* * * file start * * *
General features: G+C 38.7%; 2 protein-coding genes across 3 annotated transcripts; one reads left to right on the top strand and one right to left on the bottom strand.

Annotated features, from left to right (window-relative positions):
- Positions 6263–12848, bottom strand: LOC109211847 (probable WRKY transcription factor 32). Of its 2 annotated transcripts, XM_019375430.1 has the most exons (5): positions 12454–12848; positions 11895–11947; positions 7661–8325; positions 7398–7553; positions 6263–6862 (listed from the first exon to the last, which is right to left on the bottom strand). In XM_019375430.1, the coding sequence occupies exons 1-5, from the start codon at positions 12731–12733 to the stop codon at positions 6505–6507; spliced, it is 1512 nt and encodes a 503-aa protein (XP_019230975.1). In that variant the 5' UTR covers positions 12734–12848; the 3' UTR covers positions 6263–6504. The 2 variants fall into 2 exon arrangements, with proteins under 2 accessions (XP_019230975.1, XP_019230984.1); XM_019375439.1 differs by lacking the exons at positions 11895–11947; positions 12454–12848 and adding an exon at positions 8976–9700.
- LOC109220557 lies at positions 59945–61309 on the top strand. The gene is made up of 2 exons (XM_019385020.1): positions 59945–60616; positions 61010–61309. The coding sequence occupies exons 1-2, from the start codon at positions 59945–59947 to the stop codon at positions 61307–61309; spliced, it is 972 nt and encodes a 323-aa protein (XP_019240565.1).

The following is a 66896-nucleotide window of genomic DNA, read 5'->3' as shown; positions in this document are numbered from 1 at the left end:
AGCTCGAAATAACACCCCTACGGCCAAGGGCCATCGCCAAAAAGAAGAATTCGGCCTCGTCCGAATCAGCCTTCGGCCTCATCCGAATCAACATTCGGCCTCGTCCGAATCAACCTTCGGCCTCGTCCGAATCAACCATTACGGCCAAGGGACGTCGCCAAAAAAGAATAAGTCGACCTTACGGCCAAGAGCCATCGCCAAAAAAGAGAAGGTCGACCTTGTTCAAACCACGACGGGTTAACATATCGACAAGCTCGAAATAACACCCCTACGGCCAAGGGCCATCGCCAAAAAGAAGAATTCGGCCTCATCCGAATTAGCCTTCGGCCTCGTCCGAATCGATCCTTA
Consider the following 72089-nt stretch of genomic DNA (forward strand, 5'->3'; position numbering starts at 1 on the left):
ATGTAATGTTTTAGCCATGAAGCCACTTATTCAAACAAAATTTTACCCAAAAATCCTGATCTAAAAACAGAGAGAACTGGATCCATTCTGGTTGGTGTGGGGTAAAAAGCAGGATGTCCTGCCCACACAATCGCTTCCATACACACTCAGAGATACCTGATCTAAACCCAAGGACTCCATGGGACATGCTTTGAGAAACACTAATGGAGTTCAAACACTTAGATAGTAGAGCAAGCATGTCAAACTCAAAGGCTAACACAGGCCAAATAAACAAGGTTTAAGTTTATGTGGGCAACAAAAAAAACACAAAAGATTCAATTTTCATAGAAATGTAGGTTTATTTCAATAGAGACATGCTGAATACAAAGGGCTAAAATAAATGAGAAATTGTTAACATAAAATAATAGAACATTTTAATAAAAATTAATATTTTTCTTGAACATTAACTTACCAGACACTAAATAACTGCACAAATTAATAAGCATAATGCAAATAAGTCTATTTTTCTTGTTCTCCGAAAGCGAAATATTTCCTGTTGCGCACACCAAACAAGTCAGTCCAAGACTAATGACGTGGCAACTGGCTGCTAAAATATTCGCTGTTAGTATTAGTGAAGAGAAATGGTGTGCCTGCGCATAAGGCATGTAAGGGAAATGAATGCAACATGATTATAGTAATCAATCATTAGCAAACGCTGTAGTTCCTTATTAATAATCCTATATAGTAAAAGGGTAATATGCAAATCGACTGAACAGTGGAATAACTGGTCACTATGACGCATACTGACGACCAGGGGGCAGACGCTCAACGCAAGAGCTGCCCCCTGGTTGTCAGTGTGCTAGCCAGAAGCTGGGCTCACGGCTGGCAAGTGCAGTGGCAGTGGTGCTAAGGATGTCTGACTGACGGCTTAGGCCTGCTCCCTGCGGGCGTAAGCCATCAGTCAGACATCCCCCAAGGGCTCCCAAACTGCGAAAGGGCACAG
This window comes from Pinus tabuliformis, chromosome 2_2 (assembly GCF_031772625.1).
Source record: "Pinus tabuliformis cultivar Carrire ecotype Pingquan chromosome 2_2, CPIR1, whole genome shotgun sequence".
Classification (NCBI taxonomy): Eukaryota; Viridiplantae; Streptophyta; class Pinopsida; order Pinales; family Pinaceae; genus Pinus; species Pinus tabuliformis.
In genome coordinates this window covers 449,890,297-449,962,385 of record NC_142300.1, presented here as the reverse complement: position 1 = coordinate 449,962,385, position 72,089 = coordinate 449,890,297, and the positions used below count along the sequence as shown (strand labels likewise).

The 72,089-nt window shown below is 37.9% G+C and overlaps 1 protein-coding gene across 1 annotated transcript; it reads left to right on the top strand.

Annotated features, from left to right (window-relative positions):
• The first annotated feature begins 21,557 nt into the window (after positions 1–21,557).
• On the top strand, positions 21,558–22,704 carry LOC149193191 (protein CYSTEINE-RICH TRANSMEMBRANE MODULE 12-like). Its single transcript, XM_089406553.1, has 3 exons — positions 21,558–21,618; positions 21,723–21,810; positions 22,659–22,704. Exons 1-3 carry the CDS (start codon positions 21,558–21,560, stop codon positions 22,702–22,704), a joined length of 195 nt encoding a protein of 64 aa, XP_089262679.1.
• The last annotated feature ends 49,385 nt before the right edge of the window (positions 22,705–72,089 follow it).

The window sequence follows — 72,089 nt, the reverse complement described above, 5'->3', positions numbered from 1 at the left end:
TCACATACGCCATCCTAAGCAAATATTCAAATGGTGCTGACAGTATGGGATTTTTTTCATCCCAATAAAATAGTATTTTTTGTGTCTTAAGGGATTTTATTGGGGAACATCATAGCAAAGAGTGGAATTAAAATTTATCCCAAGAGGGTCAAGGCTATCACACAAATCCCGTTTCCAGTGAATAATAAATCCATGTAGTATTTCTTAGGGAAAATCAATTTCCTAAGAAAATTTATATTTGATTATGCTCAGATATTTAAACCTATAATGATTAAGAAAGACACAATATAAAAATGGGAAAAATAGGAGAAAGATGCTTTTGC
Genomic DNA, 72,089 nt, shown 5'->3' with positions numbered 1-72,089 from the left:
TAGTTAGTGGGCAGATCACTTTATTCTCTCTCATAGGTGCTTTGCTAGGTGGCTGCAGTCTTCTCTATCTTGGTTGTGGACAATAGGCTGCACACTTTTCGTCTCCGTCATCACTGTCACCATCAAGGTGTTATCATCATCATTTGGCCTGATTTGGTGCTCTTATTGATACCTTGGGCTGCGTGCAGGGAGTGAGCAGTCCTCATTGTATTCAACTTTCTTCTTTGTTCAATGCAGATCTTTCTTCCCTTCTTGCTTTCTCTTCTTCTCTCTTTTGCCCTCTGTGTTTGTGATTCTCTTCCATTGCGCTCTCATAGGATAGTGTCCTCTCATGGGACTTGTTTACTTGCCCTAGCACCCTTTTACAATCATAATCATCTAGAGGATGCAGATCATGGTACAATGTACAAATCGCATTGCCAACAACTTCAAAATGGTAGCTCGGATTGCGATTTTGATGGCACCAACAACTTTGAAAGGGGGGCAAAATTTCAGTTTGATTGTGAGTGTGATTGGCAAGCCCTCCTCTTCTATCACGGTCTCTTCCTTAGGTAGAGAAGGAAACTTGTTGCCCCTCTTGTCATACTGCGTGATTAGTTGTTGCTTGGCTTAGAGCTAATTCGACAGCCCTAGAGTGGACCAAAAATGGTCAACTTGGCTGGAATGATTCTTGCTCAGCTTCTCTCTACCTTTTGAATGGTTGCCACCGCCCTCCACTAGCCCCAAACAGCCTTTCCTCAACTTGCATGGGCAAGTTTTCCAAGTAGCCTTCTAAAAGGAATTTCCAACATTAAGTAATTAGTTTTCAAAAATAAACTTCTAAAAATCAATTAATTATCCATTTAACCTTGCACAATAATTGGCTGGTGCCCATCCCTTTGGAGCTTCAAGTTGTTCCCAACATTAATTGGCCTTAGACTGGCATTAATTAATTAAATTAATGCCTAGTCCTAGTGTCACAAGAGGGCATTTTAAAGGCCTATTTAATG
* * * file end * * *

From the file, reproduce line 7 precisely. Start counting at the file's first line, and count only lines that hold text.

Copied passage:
Consider the following 72089-nt stretch of genomic DNA (forward strand, 5'->3'; position numbering starts at 1 on the left):